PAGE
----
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Hey,

I'm majoring in microbio and I want to pursue a PhD/MD. Does it matter what type of research I do as an undergrad? I am trying to get into a microbio lab but the spots are limited, but there are some spots open in some biomedical labs. Would it look weird if I got a position there? 

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 I've looked at some school requirements and all they say is 2 years of undergrad lab work. Some-kind of experience is better than no experience I guess.

thanks

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1 hour ago, nancy9494 said:

 I've looked at some school requirements and all they say is 2 years of undergrad lab work. Some-kind of experience is better than no experience I guess.

thanks

As a rule of thumb you should have some level of roughly applicable undergrad work. The precise area matters less. For example, having done field work is less useful if you want to join a wetlab. But if you have at least some applicable skills (such as e.g. sterile techniques, maybe cultivation techniques, certain analytical techniques etc.) it is mostly transferable. It is generally assumed that you'll have to learn your way around the lab. However, if have at least a basic awareness of how not to kill yourself, others and ruin expensive equipment and chemicals, it is typically fine. Demonstrating desire and ability to learn and the willingness to put serious time and effort into the work become more important at that point.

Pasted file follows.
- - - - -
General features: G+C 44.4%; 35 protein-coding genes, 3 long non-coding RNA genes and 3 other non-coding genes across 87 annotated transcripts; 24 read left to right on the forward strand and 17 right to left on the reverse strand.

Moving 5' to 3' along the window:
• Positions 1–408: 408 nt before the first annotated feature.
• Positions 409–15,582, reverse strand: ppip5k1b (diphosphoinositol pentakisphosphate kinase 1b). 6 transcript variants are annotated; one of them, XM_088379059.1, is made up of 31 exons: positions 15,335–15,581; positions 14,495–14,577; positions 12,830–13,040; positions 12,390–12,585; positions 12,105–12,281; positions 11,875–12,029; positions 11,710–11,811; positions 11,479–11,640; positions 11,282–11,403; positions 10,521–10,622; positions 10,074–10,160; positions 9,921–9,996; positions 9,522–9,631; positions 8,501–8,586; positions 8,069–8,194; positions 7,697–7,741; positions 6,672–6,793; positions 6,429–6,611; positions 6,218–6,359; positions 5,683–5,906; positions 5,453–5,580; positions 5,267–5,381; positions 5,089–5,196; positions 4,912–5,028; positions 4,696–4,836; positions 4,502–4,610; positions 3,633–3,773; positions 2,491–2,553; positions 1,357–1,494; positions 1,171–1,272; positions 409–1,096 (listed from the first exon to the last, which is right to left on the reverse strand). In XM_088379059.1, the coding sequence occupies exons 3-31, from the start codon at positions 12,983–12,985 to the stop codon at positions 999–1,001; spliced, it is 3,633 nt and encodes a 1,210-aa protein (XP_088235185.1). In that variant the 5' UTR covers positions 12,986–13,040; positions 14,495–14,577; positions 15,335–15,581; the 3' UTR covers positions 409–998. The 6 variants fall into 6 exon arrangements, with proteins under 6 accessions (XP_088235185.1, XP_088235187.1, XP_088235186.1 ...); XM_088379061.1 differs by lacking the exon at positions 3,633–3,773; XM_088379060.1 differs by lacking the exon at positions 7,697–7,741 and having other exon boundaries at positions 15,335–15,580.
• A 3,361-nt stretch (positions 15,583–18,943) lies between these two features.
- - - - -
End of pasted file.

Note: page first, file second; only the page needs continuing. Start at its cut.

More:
In fact, with the latter you could also join even if you had only done fieldwork of sorts. The big question would then be why the switch in topic.

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On 3/1/2018 at 7:47 PM, nancy9494 said:

Hey,

I'm majoring in microbio and I want to pursue a PhD/MD. Does it matter what type of research I do as an undergrad? I am trying to get into a microbio lab but the spots are limited, but there are some spots open in some biomedical labs. Would it look weird if I got a position there? 

You should be fine. 

For PhD/MD, you’d think it would look even better to do research in biomed rather than merely microbio. And you’d be right to assumte that. Outsider’s pov: it looks like you’re committed to medicine and the research aspect of it, which is excellent and needed for MD/PhD. 

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